CHErIsH at the European Childhood Obesity Group Annual Congress (ECOG)

Last November, CHErIsH post doc Michelle Queally recently presented CHErIsH research at the 2017 European Childhood Obesity Group Conference (ECOG) in the stunning city of Rome.  ECOG is a well-established group set up in 1991, describing its’ mission as helping the European community to “understand fully the health, social, psychological and economic impacts of childhood obesity, and work together to take this growing problem off the menu in Europe”. Michelle presented the results of the CHErIsH’s  team  research which examined parental perceptions of their child’s weight in Ireland. Michelle spoke about how the findings indicated that mothers are unable to accurately identify their child’s overweight or obesity status at age 3 and age 5.

Although all of the presentations focused on issues in childhood obesity research, the range of topics was quite broad, covering prevention of childhood obesity, clinical aspects and origins, health behaviours and costs of childhood obesity.  Apart from getting the opportunity to enjoy an audience with the Pope along with casually walking past the Trevi Fountain every morning on route to the conference (!), my top three personal highlights from the conference were the presentations delivered by Francesco Branca, Amandine Garde and together Sarah Redsell and Jenny Rose. So, very briefly why were these my top 3 favs?!

 

 

Firstly, it was reassuring and encouraging to be reminded that our CHErIsH team research agenda on infant feeding practises in Ireland is very much the agenda at a global level – as reiterated by the none other than the Director of the Department of Nutrition for Health and Development in the World Health Organisation (WHO), Geneva; Francesco Branca. Namely, the mixed messages around infant feeding guidelines where Branca referred to these being “a global jungle” and very confusing with “no authoritative source”. He noted that the whole issue of key messages around infant feeding practise is a critical one; what the key messages are and how we need to work on developing these as a scientific community. He also alluded to the self-experts on the web that are churning out misguided non-evidence based advice on infant feeding. Interestingly, he went on to suggest how we, the scientific community ought to try working better with the social media who are possibly best able to convene these messages. So, ladies and gentlemen that participated in our CHErIsH focus groups in Cork and Galway, it’s fair (and sad) to say that the sentiments and challenges that you spoke about regarding mixed infant feeding guidelines and sources are a global “phenomenon”. It is certainly encouraging that the WHO have highlighted this research area as critical. The picture on the below left shows UNICEF recommended practises for infant feeding.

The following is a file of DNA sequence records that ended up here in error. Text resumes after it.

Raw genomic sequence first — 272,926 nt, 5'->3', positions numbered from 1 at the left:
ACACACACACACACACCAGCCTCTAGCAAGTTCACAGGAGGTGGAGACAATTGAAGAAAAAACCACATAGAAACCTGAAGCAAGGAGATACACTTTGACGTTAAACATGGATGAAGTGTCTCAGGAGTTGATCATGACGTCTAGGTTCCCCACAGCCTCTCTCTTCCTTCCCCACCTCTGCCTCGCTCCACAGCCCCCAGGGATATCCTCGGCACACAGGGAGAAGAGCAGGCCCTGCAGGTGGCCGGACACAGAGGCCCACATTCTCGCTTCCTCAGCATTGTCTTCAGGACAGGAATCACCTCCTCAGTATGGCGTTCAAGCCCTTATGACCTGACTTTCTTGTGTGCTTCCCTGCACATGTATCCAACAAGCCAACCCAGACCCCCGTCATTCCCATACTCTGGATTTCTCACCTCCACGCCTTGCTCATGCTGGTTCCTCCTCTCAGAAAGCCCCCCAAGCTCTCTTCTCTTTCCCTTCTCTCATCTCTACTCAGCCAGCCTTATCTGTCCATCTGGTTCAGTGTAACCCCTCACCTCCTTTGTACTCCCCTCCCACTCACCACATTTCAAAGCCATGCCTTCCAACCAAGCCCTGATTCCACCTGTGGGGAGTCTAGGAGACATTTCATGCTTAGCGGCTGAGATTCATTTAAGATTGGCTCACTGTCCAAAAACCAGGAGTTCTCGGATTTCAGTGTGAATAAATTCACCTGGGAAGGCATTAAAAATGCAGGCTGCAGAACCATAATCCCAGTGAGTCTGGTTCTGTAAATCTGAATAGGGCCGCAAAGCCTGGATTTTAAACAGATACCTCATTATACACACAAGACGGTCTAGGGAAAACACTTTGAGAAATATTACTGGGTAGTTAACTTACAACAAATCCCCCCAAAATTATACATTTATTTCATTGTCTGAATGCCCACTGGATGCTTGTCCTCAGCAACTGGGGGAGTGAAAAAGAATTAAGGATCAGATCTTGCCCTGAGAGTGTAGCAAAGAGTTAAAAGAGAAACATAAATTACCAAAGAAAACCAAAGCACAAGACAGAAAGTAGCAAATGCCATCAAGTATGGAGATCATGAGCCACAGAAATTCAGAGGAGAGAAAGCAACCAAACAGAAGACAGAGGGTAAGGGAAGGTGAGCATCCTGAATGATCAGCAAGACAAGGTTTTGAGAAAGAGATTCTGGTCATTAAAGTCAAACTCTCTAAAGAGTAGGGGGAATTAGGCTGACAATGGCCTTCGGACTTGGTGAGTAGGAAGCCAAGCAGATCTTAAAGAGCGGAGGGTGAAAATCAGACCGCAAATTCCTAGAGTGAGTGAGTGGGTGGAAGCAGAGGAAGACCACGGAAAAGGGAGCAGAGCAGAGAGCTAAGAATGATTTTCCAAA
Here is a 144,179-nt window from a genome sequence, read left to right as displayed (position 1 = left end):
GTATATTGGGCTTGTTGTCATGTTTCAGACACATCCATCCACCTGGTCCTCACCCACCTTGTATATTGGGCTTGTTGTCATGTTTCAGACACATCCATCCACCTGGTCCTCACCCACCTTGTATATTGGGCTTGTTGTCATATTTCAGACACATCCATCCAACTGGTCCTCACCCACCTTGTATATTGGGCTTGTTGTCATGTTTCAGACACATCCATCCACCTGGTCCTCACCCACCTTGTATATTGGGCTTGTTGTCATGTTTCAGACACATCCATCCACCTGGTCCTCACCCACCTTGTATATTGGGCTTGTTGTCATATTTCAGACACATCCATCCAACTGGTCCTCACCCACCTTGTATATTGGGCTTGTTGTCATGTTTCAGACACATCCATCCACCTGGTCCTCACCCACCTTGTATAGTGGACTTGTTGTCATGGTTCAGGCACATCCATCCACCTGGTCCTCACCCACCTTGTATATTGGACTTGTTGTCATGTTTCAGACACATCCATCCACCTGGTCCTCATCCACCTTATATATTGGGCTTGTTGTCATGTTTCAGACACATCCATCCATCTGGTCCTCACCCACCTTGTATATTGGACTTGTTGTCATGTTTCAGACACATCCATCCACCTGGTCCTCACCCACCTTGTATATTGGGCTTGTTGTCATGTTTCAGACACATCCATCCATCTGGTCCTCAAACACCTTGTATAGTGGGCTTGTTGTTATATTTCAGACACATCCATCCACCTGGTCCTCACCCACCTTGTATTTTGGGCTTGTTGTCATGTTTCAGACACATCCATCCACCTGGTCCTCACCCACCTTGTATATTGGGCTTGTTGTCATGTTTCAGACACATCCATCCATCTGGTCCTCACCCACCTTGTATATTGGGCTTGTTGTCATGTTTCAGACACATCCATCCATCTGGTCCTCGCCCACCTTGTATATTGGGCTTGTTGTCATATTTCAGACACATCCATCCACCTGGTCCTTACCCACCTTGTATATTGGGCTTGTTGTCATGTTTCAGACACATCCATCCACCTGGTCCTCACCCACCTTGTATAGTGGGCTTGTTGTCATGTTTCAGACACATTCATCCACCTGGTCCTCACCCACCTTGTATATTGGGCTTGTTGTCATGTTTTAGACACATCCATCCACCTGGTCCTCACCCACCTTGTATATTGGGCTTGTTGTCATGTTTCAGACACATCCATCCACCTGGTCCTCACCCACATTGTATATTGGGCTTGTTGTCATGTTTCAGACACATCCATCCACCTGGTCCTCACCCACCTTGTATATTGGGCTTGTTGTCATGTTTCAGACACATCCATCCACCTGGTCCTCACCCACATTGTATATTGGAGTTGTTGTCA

An interesting message from Amandine Garde was that we ought to frame childhood obesity prevention as a child’s right- rather than as being a public health initiative. This opened up a huge debate in the audience. Her take home message was that parents are guardians of children’s health but that there is too much intervention – it should be the parent’s role to prevent the child from becoming obese/overweight. But, she also noted that parents need to be supported by the state and that the state has the responsibility to ensure that children’s environment is not obesogenic.

Sarah Redsell and Jenny Rose (pictured below) presented their project which assessed the feasibility and acceptability of using digital technology for assessing the risk of obesity during infancy. We know that interactive digital technology can support complex and sensitive discussions between health professionals and patients. This is such an important area of research as we also are aware of the sensitive nature of communicating that a child is overweight or obese. In very simple terms, their study used a tablet to input the child’s data (baby birth weight and length, current weight etc.) into a validated risk prediction tool (called ProAsk) which then calculated the infant’s risk of obesity. Interestingly they found this tool was acceptable to most parents, but intervention fidelity was low. Intervention fidelity refers to the degree to which the intervention is delivered as intended. So maybe more research needed here but definitely a promising area of research.

ProAsk

Overall, the ECOG meeting was enjoyable and intellectually stimulating.  If I had to find one minor “fault” with the conference…it would be the food served up! A colleague of ours who also is involved in the CHErIsH  project– Marita Hennessy springs to mind here…who is an advocate for healthy eating in the workplace, particularly at these type of meetings. Although it may have been a case of when in Rome…literally…! But the teatime snacks provided included biscuits, crisps and peanuts and sugary pastries (no healthy options), with pasta and lots of non- healthy food for lunch…hmm… This was in fact a discussion point in the networking sessions! As a self-confessed sugar addict, it suited me fine but I couldn’t help but think maybe it’s time we practised what we preach…particularly at a European conference of childhood obesity. Overall though, a fantastic insight to all the multifaceted layers that exist regarding childhood obesity.